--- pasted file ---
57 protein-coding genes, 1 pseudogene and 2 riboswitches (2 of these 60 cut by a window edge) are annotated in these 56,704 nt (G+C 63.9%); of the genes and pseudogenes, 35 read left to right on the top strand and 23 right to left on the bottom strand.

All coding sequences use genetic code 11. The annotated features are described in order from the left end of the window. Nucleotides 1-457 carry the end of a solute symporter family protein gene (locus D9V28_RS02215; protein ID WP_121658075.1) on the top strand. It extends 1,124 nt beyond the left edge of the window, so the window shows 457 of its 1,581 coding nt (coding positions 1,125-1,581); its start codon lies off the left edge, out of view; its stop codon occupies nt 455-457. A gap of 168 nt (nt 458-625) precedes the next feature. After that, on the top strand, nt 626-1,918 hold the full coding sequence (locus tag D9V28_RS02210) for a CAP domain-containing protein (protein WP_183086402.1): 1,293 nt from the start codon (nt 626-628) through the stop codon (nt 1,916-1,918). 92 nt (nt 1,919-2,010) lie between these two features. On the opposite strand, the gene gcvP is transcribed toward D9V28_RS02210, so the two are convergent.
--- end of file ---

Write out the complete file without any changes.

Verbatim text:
57 protein-coding genes, 1 pseudogene and 2 riboswitches (2 of these 60 cut by a window edge) are annotated in these 56,704 nt (G+C 63.9%); of the genes and pseudogenes, 35 read left to right on the top strand and 23 right to left on the bottom strand.

All coding sequences use genetic code 11. The annotated features are described in order from the left end of the window. Nucleotides 1-457 carry the end of a solute symporter family protein gene (locus D9V28_RS02215; protein ID WP_121658075.1) on the top strand. It extends 1,124 nt beyond the left edge of the window, so the window shows 457 of its 1,581 coding nt (coding positions 1,125-1,581); its start codon lies off the left edge, out of view; its stop codon occupies nt 455-457. A gap of 168 nt (nt 458-625) precedes the next feature. After that, on the top strand, nt 626-1,918 hold the full coding sequence (locus tag D9V28_RS02210) for a CAP domain-containing protein (protein WP_183086402.1): 1,293 nt from the start codon (nt 626-628) through the stop codon (nt 1,916-1,918). 92 nt (nt 1,919-2,010) lie between these two features. On the opposite strand, the gene gcvP is transcribed toward D9V28_RS02210, so the two are convergent.